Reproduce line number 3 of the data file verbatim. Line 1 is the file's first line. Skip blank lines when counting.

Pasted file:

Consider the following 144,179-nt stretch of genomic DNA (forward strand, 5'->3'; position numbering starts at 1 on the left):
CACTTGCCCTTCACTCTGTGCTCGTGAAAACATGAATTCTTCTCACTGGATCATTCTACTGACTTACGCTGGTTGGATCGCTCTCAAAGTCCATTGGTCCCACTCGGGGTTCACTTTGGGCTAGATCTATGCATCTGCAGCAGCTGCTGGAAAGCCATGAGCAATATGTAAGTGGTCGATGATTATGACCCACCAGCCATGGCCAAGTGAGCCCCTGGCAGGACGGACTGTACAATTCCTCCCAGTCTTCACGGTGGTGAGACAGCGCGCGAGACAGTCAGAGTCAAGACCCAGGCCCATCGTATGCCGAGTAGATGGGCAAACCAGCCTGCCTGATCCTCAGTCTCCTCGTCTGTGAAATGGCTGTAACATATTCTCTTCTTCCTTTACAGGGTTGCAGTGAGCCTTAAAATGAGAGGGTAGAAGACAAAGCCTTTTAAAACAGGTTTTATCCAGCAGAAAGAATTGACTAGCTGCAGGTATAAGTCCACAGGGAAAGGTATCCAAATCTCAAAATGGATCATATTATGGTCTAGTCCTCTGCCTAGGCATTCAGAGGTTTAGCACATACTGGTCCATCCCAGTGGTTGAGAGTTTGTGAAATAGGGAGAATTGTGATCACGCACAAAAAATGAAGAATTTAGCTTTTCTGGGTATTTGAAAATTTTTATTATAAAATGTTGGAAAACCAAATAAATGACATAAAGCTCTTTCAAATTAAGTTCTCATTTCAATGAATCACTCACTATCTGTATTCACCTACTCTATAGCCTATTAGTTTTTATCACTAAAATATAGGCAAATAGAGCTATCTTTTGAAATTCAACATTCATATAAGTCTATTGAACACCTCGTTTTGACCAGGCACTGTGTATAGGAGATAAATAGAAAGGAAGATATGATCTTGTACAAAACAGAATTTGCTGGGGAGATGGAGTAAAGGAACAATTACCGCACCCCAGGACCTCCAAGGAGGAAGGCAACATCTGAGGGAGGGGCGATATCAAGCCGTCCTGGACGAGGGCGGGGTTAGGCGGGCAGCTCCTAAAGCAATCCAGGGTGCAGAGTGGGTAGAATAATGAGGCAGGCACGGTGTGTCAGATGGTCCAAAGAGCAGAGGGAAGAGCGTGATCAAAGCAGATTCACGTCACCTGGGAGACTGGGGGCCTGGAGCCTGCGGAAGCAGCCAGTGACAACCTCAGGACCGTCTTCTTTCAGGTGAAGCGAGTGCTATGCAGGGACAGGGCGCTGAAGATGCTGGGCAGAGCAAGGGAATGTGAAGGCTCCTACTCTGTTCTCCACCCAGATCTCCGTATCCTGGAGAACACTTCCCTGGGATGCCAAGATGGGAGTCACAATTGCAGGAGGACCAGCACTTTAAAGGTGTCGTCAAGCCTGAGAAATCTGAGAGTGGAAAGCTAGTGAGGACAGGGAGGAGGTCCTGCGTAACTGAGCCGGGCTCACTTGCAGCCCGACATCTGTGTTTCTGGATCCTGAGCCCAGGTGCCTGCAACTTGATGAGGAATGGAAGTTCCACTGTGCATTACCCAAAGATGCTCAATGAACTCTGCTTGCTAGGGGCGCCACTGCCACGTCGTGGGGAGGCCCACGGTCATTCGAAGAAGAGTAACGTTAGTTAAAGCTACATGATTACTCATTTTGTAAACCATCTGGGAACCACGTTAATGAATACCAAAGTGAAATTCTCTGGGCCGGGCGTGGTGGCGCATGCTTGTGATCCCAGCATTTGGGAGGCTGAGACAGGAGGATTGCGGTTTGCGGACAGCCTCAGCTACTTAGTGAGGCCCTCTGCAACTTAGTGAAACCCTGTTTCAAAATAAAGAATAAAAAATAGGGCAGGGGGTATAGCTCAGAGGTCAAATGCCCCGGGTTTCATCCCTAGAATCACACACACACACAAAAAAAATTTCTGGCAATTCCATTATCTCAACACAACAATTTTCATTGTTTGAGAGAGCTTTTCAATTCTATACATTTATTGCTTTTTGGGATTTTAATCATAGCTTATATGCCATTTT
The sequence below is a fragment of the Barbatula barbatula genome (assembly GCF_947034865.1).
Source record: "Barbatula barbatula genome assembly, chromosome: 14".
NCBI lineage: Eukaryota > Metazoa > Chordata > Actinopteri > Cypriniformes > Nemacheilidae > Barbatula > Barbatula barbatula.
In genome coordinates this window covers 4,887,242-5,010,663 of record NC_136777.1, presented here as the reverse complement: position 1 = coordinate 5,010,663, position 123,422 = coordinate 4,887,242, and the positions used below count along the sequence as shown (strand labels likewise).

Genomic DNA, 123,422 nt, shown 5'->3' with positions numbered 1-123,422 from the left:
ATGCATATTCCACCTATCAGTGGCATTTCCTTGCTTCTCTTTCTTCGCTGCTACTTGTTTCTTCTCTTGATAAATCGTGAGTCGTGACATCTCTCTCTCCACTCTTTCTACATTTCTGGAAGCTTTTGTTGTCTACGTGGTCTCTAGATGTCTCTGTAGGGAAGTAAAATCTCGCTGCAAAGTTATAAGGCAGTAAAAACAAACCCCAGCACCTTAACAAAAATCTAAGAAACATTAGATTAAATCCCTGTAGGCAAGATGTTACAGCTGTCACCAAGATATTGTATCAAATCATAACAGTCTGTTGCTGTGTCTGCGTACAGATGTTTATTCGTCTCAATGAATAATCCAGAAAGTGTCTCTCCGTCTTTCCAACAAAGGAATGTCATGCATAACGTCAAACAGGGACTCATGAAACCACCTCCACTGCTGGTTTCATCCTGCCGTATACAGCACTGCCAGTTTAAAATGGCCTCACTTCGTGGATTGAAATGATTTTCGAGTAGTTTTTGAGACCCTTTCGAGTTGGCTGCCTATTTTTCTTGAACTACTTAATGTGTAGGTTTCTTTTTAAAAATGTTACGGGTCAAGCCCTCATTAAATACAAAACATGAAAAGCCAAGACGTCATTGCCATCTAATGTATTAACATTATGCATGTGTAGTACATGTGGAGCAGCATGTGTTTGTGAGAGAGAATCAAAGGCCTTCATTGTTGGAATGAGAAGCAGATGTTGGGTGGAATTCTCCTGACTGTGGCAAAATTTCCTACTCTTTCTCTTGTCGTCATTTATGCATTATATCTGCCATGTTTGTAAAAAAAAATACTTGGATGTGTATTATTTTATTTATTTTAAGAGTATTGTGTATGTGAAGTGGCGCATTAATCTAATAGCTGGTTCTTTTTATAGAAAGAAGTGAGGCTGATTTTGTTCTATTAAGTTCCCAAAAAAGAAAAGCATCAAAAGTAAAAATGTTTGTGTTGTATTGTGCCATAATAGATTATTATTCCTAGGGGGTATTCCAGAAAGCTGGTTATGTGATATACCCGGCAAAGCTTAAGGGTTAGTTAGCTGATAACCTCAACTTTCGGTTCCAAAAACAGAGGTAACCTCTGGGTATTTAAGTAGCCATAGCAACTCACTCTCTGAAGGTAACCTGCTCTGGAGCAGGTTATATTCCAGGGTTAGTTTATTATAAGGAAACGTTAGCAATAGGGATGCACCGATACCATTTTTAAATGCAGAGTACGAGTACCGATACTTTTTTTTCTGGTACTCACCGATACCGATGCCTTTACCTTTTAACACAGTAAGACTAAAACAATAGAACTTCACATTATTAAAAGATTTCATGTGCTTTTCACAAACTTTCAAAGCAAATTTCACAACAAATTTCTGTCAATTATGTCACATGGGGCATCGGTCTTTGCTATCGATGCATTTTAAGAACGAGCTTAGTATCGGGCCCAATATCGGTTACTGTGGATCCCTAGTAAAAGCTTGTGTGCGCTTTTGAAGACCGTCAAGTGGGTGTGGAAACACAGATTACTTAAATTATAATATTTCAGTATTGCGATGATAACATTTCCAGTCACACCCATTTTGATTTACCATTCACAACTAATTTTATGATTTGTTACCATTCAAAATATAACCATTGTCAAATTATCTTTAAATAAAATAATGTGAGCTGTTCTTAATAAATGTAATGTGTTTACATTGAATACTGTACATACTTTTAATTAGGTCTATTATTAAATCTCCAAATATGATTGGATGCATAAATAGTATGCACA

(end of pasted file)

The sequence below is a fragment of the Barbatula barbatula genome (assembly GCF_947034865.1).